The importation of category C firearms is controlled under the Customs (Prohibited Imports) Regulations 1956 (the Regulations). Importers must obtain permission to bring firearms into Australia.
Category C firearms include:
- semi-automatic rimfire rifles without a firearm magazine or fitted with a magazine of a capacity no greater than ten (10) rounds
- semi-automatic shotguns without a firearm magazine or fitted with a magazine of a capacity of not greater than five (5) rounds (restricted category C)
- pump-action repeating shotguns without a firearm magazine or fitted with a firearm magazine of a capacity no greater than five (5) rounds (restricted category C).
Category C firearms do not include firearms to which a firearm accessory is attached or integral.
To import category C firearms into Australia, police certification or written permission from the Commonwealth Attorney-General’s Department is required prior to importing the firearms.
Obtaining permission to import
Primary producers can obtain permission to import category C firearms into Australia through police certification. Forms can be obtained from your state or territory police firearms and weapons registry.
The police certification will be a B709A Importation of Firearms – Police Confirmation and Certification. The authorised police representative must complete the category C field on the B709A form.
The original B709A form must be presented to the Australian Border Force (ABF) at the time of importation.
Commonwealth Attorney-General's Department
To obtain permission to import from the Commonwealth Attorney-General’s Department, you will need to contact them directly.
Dealers can obtain permission to import category C firearms from the Commonwealth Attorney-General’s Department if the Attorney-General is satisfied the importer is licenced to deal in category C firearms. Limitations apply to who the dealer can sell category C firearms to, such as:
- a certified buyer
- the government of the Commonwealth, a state or a territory
- a certified primary producer
- if the firearm is a
restricted category C firearm, a certified sports shooter for the firearm.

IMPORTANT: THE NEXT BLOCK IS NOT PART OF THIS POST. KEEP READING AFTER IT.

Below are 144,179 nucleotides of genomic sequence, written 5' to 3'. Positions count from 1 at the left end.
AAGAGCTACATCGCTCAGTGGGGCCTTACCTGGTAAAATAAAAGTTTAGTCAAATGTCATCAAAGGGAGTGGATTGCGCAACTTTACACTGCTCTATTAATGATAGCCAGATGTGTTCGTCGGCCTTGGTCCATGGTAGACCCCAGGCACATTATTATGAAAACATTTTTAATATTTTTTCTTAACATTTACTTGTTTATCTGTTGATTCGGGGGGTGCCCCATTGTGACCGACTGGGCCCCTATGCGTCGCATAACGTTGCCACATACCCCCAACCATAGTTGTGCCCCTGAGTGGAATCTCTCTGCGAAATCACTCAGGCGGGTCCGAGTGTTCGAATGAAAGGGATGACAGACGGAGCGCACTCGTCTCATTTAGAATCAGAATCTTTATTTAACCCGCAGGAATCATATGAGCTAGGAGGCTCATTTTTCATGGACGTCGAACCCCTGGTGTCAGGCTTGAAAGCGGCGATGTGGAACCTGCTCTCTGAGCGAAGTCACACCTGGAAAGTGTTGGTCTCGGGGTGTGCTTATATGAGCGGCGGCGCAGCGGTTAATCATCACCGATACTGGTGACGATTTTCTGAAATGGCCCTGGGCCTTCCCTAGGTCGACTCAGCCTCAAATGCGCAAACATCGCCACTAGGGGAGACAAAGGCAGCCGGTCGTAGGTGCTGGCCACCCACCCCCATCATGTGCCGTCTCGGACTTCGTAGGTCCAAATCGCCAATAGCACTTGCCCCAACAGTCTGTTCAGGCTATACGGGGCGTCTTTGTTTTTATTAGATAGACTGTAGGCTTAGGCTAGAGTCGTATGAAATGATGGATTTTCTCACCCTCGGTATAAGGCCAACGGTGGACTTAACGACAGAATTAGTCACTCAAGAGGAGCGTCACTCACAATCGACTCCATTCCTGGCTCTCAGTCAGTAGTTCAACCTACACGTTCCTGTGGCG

Sports shooters and international sports shooters can apply to the Commonwealth Attorney-General’s Department for permission to import restricted category C firearms.
Permission to import category C firearms can be obtained from the Commonwealth Attorney-General’s Department for importers whose occupation is partly or wholly the business of controlling vertebrate pest animals. This is subject to the importer having the necessary state or territory licence or authorisation to possess the firearms for the purpose of carrying out that occupation.
Contact details of the police firearms and weapon registries and the Commonwealth Attorney-General’s Department are available at
Firearms and Weapons.
Ammunition for use with category C firearms also requires police certification or permission from the Commonwealth Attorney-General’s Department to be imported. When ammunition is being imported with the firearms, the ammunition can be listed on the same import document as the firearms.
Importing ammunition, magazines and magazine extension devices for further information.
Category C firearms are also subject to safety testing and unique serial number requirements.
The ABF will undertake safety testing of imported firearms unless exemptions apply.
Safety testing requirements do not apply to a firearm that:
- was manufactured before 1 January 1900
- is designed or adapted for competition target shooting
- was previously exported from Australia and the importer can produce the export permit
- is being imported temporarily for a lawful competition or hunting activity
- is being imported for official or specified purposes
- has been deactivated.
Unique serial number
All firearms being imported into Australia must have a unique serial number unless they were manufactured before 1 January 1900.
The maximum penalty for importing these goods without the relevant import permission is a penalty not exceeding Australian dollar 450,000, imprisonment for 10 years, or both.
For information about exporting firearms, see Defence Export Controls on the Department of Defence website.